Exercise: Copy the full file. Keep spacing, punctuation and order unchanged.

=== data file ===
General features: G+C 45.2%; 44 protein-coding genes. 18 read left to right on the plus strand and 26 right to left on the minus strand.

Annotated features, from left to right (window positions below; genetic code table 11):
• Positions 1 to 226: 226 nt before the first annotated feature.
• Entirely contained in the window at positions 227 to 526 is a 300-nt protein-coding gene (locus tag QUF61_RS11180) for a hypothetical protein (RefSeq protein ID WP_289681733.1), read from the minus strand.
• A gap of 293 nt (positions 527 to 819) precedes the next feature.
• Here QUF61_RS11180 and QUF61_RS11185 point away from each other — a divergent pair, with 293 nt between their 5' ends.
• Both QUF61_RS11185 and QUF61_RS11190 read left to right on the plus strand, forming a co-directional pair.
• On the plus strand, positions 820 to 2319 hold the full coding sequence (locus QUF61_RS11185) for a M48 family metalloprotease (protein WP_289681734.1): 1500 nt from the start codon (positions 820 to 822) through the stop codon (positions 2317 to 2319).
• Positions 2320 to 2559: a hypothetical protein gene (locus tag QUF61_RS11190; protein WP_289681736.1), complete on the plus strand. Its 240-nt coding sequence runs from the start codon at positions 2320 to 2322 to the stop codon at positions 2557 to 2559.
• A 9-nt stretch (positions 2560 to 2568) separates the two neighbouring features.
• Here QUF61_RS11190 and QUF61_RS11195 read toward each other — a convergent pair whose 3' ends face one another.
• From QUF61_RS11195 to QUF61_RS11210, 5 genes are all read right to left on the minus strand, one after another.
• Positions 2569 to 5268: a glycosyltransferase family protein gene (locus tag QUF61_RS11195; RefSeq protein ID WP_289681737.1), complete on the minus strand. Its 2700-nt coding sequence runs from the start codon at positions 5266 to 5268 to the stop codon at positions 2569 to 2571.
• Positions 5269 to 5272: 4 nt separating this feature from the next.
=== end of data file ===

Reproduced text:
General features: G+C 45.2%; 44 protein-coding genes. 18 read left to right on the plus strand and 26 right to left on the minus strand.

Annotated features, from left to right (window positions below; genetic code table 11):
• Positions 1 to 226: 226 nt before the first annotated feature.
• Entirely contained in the window at positions 227 to 526 is a 300-nt protein-coding gene (locus tag QUF61_RS11180) for a hypothetical protein (RefSeq protein ID WP_289681733.1), read from the minus strand.
• A gap of 293 nt (positions 527 to 819) precedes the next feature.
• Here QUF61_RS11180 and QUF61_RS11185 point away from each other — a divergent pair, with 293 nt between their 5' ends.
• Both QUF61_RS11185 and QUF61_RS11190 read left to right on the plus strand, forming a co-directional pair.
• On the plus strand, positions 820 to 2319 hold the full coding sequence (locus QUF61_RS11185) for a M48 family metalloprotease (protein WP_289681734.1): 1500 nt from the start codon (positions 820 to 822) through the stop codon (positions 2317 to 2319).
• Positions 2320 to 2559: a hypothetical protein gene (locus tag QUF61_RS11190; protein WP_289681736.1), complete on the plus strand. Its 240-nt coding sequence runs from the start codon at positions 2320 to 2322 to the stop codon at positions 2557 to 2559.
• A 9-nt stretch (positions 2560 to 2568) separates the two neighbouring features.
• Here QUF61_RS11190 and QUF61_RS11195 read toward each other — a convergent pair whose 3' ends face one another.
• From QUF61_RS11195 to QUF61_RS11210, 5 genes are all read right to left on the minus strand, one after another.
• Positions 2569 to 5268: a glycosyltransferase family protein gene (locus tag QUF61_RS11195; RefSeq protein ID WP_289681737.1), complete on the minus strand. Its 2700-nt coding sequence runs from the start codon at positions 5266 to 5268 to the stop codon at positions 2569 to 2571.
• Positions 5269 to 5272: 4 nt separating this feature from the next.